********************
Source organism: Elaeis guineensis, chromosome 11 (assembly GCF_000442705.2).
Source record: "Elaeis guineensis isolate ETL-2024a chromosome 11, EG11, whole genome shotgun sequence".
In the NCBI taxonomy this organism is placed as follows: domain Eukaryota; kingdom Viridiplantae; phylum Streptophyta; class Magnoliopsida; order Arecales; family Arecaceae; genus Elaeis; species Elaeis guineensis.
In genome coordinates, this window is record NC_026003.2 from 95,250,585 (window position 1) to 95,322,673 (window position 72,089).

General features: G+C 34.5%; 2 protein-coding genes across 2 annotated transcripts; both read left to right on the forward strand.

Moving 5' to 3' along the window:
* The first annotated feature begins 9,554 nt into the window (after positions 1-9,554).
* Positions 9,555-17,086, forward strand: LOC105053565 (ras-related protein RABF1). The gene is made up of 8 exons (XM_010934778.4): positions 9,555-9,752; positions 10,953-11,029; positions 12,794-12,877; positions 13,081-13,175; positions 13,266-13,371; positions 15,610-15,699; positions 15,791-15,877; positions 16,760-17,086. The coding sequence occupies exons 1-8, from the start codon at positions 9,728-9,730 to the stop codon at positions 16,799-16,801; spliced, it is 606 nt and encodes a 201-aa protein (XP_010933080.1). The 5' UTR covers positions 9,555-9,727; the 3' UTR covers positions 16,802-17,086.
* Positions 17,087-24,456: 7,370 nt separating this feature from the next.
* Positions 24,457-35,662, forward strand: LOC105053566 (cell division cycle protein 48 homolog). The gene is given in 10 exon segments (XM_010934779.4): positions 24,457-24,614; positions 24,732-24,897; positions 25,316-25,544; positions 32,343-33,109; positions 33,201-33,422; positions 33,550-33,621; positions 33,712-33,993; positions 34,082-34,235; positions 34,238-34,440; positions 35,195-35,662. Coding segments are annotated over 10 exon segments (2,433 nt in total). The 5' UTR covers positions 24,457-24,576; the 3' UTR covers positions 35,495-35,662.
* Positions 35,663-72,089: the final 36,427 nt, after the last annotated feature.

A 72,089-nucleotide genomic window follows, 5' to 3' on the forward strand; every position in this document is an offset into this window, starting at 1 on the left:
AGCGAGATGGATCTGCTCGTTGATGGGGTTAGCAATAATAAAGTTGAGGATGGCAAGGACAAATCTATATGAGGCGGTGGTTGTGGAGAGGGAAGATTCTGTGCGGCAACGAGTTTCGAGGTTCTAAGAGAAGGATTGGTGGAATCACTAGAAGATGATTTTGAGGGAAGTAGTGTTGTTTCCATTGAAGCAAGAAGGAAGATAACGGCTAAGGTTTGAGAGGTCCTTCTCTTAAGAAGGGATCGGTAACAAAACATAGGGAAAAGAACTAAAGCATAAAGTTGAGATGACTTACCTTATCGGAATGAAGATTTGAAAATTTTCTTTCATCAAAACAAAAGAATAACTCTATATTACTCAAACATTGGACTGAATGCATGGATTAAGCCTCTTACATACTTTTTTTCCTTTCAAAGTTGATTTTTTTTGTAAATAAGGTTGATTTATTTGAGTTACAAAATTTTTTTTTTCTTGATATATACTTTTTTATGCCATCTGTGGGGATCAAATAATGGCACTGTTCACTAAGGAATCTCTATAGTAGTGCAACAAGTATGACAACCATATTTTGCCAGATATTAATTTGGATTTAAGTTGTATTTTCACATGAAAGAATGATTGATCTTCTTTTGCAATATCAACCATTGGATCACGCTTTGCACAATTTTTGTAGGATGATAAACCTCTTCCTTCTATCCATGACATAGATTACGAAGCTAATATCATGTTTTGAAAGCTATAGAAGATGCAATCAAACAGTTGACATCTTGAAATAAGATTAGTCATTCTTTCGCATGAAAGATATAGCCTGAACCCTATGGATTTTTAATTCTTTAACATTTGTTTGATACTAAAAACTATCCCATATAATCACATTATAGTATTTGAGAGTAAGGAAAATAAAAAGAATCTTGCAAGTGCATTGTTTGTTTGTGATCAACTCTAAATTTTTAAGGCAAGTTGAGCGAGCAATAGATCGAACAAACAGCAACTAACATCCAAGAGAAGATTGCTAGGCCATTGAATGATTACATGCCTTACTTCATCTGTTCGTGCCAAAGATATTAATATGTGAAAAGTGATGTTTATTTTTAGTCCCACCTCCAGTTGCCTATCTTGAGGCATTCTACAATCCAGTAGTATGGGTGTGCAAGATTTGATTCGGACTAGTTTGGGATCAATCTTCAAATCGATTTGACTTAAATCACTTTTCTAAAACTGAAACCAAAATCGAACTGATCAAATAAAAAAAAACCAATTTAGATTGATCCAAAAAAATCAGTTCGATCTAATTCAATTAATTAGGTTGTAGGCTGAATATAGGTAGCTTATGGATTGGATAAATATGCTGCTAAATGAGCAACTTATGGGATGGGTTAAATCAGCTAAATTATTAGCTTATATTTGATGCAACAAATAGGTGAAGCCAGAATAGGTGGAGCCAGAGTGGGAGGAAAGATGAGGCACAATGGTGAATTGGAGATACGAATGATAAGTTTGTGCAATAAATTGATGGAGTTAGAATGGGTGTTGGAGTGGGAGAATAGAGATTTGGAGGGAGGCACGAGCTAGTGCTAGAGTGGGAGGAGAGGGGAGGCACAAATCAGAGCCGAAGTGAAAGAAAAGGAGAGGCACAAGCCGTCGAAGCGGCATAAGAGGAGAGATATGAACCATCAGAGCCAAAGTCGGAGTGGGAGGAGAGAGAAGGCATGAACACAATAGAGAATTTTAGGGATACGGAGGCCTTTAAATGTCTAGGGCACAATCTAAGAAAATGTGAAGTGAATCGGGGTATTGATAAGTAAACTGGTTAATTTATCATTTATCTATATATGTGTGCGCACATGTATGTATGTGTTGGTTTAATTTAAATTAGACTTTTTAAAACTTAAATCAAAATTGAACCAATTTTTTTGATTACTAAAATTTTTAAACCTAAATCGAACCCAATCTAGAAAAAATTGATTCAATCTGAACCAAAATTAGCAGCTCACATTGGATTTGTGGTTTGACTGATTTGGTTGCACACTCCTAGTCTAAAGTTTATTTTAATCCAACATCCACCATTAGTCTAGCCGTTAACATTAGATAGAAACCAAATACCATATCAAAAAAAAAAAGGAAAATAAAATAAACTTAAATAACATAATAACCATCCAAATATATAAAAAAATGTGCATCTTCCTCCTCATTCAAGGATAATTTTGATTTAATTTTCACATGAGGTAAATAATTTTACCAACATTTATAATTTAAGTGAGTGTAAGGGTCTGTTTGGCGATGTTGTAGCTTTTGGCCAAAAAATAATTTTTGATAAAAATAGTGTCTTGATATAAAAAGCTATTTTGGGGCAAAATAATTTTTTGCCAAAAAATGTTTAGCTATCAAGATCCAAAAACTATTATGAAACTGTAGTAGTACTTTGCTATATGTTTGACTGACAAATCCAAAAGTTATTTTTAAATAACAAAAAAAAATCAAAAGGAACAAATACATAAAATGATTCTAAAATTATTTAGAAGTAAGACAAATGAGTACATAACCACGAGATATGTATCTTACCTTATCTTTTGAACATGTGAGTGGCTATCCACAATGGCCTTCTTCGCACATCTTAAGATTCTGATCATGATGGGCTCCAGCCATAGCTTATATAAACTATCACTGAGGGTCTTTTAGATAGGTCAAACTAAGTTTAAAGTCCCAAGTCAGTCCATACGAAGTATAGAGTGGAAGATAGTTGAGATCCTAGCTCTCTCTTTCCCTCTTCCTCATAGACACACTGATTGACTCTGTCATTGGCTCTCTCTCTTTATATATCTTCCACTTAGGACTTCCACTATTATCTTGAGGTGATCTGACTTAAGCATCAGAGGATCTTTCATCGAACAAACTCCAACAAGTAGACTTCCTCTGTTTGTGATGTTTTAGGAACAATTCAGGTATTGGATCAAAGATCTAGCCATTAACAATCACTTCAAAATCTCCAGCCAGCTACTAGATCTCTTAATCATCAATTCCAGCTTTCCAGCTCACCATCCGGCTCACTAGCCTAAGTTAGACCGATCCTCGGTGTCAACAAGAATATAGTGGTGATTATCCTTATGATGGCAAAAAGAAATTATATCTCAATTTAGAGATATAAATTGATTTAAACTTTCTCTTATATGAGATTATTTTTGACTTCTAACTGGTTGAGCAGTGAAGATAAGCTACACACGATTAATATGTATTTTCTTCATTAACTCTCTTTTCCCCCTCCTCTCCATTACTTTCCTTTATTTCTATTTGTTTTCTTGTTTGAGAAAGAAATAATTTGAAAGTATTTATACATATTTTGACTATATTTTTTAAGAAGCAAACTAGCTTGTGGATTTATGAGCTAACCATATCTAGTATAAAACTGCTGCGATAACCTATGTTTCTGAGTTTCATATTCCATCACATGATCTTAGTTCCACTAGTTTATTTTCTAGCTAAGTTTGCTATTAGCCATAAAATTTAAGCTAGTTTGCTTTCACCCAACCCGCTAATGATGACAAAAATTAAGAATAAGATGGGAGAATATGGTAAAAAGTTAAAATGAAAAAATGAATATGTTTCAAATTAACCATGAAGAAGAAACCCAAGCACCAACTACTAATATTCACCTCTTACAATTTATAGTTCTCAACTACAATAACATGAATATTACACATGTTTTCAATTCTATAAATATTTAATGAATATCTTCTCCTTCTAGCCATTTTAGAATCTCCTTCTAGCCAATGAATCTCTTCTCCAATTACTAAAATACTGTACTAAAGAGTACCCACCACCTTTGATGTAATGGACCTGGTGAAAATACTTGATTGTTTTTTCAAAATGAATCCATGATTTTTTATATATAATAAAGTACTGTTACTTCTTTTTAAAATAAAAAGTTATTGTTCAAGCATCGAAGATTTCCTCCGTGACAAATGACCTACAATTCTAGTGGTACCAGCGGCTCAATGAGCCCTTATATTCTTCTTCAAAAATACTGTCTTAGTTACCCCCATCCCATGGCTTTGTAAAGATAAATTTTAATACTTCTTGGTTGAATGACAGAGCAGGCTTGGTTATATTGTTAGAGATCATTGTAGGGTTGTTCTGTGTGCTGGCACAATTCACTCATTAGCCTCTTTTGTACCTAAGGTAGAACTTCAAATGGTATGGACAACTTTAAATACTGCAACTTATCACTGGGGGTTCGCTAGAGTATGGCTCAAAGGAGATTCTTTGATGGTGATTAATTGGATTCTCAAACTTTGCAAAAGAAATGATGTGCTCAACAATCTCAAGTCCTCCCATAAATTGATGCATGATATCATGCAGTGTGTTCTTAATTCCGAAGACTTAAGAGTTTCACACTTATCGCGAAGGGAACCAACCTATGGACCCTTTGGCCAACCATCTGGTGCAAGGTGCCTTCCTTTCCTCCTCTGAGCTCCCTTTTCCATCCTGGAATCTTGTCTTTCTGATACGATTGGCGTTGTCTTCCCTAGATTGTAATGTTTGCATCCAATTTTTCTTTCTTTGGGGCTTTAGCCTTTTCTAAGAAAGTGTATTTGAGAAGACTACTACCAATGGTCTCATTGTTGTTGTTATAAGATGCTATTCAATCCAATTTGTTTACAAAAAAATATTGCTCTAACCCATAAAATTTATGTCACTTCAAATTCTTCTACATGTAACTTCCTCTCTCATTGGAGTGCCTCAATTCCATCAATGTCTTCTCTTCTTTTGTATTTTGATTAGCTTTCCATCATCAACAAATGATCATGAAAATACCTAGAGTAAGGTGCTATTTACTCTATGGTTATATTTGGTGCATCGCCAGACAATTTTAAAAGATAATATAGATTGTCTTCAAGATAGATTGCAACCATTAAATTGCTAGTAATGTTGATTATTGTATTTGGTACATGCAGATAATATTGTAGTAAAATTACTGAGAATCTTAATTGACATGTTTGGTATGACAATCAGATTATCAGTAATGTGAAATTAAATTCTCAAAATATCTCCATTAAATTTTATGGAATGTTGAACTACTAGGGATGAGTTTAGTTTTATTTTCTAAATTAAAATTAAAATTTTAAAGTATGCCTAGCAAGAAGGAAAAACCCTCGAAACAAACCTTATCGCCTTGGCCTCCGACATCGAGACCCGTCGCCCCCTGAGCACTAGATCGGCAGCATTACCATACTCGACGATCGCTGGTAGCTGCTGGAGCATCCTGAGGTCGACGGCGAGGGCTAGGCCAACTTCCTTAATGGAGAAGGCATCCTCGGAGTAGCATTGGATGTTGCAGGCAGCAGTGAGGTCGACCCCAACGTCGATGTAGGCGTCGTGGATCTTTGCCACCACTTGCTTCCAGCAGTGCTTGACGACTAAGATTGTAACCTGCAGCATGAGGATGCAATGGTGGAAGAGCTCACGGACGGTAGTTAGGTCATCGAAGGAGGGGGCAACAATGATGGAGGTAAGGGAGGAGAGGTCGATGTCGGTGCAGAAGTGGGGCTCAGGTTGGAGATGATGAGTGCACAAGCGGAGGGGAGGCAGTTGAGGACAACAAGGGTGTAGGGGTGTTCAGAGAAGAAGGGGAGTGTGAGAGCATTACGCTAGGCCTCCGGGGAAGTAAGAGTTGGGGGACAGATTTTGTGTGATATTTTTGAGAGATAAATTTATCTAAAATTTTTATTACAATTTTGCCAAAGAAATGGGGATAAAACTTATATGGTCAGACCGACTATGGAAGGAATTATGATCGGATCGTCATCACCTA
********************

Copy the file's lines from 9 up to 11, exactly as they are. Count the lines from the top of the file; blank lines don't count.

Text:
* Positions 17,087-24,456: 7,370 nt separating this feature from the next.
* Positions 24,457-35,662, forward strand: LOC105053566 (cell division cycle protein 48 homolog). The gene is given in 10 exon segments (XM_010934779.4): positions 24,457-24,614; positions 24,732-24,897; positions 25,316-25,544; positions 32,343-33,109; positions 33,201-33,422; positions 33,550-33,621; positions 33,712-33,993; positions 34,082-34,235; positions 34,238-34,440; positions 35,195-35,662. Coding segments are annotated over 10 exon segments (2,433 nt in total). The 5' UTR covers positions 24,457-24,576; the 3' UTR covers positions 35,495-35,662.
* Positions 35,663-72,089: the final 36,427 nt, after the last annotated feature.